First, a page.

After four seasons, the Wildcats returned to the Final Four. Three years later, they won the NCAA championship. And a year after that, Newton again was looking for a new head coach.
I once asked him if, like most ADs, he kept a “short list” in his pocket of potential candidates, for just such a moment. He told me he had a list, all right, with just one name on it – Tubby Smith.
He had admired the way Smith’s teams played, especially on defense, but what he liked most of all was the way Tubby had taken over at Tulsa and won immediately. He did the same thing at Georgia. Newton realized that Kentucky fans, so overjoyed with the success Pitino had brought, would offer no honeymoon – that they would demand instant results.
They got it. For the second time in three years, C.M. Newton, in his role as chairman of the basketball selections committee, handed the NCAA championship trophy to the head coach of the University of Kentucky – first Pitino, then Smith.
And even though he led the Cats to a championship in his first season, Smith never did win over a faction of UK fans. Some of it was because of the fact that his style of play did not mirror Pitino’s, even though Smith had once been on his staff at UK.
And of course, some was because of the color of his skin. Newton never flinched when it came to hiring the first African-American men’s basketball coach at UK. Remember, this was the man who had signed the first black players at Transylvania and, more famously, at Alabama.
Bear Bryant was the athletics director at the time. When Newton left Lexington for the job in Tuscaloosa, one of the questions he asked Bryant was, Would there be any limitations put on whom he could recruit? Bryant assured him – if a player can carry the academic load, he can sign. Done deal.
During an interview for a documentary I produced on Adolph Rupp, Newton shared with me the fact that, while he was busy integrating the Alabama basketball program, someone burned a cross on his lawn – a story that was re-told in the SEC Network documentary on C.M.
And, he said, some of the most vile, racist hate mail he ever received came from Louisville, Ky, “which was shocking to me,” he said.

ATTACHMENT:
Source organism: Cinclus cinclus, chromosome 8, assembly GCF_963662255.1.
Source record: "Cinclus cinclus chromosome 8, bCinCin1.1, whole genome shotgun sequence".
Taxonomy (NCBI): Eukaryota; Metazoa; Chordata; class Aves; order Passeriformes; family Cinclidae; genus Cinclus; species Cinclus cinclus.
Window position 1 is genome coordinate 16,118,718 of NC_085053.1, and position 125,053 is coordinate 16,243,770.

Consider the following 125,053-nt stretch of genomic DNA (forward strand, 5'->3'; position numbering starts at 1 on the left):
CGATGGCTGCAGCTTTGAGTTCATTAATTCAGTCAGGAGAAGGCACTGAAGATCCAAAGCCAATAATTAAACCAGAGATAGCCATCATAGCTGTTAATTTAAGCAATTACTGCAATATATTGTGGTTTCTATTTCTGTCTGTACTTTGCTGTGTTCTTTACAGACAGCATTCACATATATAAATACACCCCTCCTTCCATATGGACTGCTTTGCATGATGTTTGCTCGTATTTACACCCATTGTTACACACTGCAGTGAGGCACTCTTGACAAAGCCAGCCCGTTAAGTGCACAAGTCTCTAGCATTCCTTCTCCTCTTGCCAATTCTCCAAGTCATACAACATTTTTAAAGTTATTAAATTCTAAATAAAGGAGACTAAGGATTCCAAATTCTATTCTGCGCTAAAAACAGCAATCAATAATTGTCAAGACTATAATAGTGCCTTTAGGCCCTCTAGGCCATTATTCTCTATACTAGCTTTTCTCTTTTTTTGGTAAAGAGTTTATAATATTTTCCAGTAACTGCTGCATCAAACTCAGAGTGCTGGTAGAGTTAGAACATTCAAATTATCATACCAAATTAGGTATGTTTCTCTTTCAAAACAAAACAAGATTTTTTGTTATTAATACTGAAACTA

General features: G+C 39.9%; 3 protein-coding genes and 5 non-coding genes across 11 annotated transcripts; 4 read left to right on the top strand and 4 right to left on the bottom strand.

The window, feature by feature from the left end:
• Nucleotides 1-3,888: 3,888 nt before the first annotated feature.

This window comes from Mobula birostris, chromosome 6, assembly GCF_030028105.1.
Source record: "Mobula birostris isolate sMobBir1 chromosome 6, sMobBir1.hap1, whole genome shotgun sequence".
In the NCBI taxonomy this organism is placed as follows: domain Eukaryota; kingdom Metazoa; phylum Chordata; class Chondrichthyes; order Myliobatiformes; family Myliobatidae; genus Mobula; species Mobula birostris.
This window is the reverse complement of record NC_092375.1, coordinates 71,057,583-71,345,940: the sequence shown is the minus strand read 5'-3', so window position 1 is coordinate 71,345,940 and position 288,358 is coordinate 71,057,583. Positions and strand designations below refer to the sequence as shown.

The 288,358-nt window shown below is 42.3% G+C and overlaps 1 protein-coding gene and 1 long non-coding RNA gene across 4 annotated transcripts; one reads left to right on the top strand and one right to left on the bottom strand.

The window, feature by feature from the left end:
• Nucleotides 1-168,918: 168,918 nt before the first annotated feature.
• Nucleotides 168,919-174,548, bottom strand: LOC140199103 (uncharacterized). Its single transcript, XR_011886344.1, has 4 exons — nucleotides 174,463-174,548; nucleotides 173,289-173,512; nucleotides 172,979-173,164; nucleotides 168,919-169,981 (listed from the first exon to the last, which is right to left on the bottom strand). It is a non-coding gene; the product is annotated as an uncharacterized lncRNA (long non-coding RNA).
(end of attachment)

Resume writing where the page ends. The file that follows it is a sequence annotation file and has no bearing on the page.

But he never backed off. He had that toughness that came with the knowledge that he was doing the right thing. It was that kind of integrity Roselle realized would help dispel the reputation UK had developed through the years as a “renegade” basketball program.
Newton made mistakes, most notably with the football program. He shocked the nation by hiring the reigning national Coach of the Year, Bill Curry, away from Alabama, which wasn’t quite the challenge some might have thought.
Curry was never that popular in Tuscaloosa for a variety of reasons, not the least of which was because in four seasons, he never beat Auburn. And once the administration told him that he would no longer be allowed to pick his own assistants or keep his shoe money, he was ripe for the hiring.
Because Curry changed offensive schemes five times in six seasons, he never could build a consistent program, despite recruiting top-notch talent, including Tim Couch.
Newton gave Curry seven years, at least one year too long, before hiring Hal Mumme, architect of the Air Raid Offense. And the first three seasons were delightful, footballs sprayed all over Commonwealth Stadium, resulting in an upset of Alabama and a pair of bowl bids.
But then Mumme convinced Newton to allow him to promote recruiting coordinator Claude Bassett basically to second in command. Before long, the NCAA was on campus and Kentucky once again was shackled by penalties. “I put the fox in charge of the henhouse,” Newton later said of Bassett.
By the time probation took hold, Newton was gone, working primarily with USA Basketball. But he never lost his love for his alma mater, whose powerful tug brought him back to Lexington to do a job that maybe only he could do.
Mama called. C.M. Newton eventually answered. UK will always be better off for it.